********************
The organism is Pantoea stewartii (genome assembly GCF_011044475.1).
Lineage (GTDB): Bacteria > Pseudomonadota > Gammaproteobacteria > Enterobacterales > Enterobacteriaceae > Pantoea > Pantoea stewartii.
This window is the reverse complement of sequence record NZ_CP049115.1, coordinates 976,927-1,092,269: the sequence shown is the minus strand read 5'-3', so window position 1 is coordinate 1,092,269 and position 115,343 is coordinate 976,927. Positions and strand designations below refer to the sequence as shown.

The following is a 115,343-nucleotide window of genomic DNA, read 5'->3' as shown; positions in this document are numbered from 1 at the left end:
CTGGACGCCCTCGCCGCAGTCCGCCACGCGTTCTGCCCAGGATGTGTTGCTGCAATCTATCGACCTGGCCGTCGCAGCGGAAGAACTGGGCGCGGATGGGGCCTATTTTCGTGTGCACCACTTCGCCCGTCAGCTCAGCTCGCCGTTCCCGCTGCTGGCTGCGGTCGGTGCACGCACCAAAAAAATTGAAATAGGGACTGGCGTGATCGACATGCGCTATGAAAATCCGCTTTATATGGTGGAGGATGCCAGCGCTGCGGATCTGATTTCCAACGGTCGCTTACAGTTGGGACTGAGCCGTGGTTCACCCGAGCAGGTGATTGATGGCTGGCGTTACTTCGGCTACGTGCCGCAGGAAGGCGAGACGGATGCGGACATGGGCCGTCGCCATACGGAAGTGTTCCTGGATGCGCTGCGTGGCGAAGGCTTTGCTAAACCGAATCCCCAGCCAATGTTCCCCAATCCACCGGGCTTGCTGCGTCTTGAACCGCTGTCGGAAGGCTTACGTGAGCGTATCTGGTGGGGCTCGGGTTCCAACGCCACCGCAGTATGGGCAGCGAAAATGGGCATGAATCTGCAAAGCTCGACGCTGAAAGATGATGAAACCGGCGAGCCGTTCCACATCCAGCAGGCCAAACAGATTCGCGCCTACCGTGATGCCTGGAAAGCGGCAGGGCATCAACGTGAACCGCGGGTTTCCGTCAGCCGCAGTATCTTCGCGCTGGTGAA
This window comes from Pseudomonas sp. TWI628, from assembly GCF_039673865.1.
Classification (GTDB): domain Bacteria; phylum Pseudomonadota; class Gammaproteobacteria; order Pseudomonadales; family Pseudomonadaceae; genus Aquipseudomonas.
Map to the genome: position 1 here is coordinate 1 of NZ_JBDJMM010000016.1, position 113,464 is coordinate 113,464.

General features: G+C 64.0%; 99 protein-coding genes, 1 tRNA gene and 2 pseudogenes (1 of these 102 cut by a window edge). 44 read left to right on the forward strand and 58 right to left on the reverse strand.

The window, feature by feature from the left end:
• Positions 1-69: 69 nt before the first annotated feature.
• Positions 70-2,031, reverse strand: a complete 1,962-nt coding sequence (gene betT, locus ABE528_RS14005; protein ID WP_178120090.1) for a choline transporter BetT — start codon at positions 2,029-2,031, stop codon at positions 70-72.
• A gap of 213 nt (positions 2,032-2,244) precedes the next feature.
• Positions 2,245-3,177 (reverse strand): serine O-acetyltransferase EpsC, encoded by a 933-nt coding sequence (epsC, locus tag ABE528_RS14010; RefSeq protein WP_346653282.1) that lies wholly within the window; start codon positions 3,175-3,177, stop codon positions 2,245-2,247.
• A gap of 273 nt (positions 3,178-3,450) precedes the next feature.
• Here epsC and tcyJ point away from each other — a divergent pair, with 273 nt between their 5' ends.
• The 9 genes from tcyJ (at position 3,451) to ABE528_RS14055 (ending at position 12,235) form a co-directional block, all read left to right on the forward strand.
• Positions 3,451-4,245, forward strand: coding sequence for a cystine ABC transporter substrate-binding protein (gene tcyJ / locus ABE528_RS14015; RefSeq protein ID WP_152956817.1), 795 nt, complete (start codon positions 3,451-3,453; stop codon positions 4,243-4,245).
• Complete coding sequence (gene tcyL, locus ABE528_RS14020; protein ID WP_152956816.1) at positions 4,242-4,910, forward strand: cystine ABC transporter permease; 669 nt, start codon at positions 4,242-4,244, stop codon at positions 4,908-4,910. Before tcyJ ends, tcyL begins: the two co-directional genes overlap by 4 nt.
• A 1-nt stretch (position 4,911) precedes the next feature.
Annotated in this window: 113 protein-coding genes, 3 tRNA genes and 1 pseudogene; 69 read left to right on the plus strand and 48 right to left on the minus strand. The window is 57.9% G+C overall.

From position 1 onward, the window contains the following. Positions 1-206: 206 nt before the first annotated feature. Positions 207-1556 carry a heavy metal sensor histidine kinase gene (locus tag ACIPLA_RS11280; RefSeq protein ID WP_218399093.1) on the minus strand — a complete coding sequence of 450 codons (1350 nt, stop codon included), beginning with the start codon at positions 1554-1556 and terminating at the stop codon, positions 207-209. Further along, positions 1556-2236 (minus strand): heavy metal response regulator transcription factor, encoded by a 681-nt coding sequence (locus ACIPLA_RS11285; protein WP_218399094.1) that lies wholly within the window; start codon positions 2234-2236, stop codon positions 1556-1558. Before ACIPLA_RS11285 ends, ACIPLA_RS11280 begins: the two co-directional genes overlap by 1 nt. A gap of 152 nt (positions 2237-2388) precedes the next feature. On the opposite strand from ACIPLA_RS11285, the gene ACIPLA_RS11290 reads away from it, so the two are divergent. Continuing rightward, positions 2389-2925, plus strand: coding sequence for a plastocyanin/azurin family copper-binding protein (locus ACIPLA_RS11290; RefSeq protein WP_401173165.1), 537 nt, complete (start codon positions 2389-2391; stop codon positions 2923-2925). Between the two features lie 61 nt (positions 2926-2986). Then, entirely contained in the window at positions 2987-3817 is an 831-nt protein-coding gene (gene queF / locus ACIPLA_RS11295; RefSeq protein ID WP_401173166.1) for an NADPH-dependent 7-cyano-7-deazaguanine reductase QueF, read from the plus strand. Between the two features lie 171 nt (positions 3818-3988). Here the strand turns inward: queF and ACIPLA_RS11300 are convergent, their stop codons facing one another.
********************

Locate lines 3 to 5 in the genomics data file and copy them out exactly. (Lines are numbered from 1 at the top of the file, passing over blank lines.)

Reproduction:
This window is the reverse complement of sequence record NZ_CP049115.1, coordinates 976,927-1,092,269: the sequence shown is the minus strand read 5'-3', so window position 1 is coordinate 1,092,269 and position 115,343 is coordinate 976,927. Positions and strand designations below refer to the sequence as shown.

The following is a 115,343-nucleotide window of genomic DNA, read 5'->3' as shown; positions in this document are numbered from 1 at the left end:
CTGGACGCCCTCGCCGCAGTCCGCCACGCGTTCTGCCCAGGATGTGTTGCTGCAATCTATCGACCTGGCCGTCGCAGCGGAAGAACTGGGCGCGGATGGGGCCTATTTTCGTGTGCACCACTTCGCCCGTCAGCTCAGCTCGCCGTTCCCGCTGCTGGCTGCGGTCGGTGCACGCACCAAAAAAATTGAAATAGGGACTGGCGTGATCGACATGCGCTATGAAAATCCGCTTTATATGGTGGAGGATGCCAGCGCTGCGGATCTGATTTCCAACGGTCGCTTACAGTTGGGACTGAGCCGTGGTTCACCCGAGCAGGTGATTGATGGCTGGCGTTACTTCGGCTACGTGCCGCAGGAAGGCGAGACGGATGCGGACATGGGCCGTCGCCATACGGAAGTGTTCCTGGATGCGCTGCGTGGCGAAGGCTTTGCTAAACCGAATCCCCAGCCAATGTTCCCCAATCCACCGGGCTTGCTGCGTCTTGAACCGCTGTCGGAAGGCTTACGTGAGCGTATCTGGTGGGGCTCGGGTTCCAACGCCACCGCAGTATGGGCAGCGAAAATGGGCATGAATCTGCAAAGCTCGACGCTGAAAGATGATGAAACCGGCGAGCCGTTCCACATCCAGCAGGCCAAACAGATTCGCGCCTACCGTGATGCCTGGAAAGCGGCAGGGCATCAACGTGAACCGCGGGTTTCCGTCAGCCGCAGTATCTTCGCGCTGGTGAA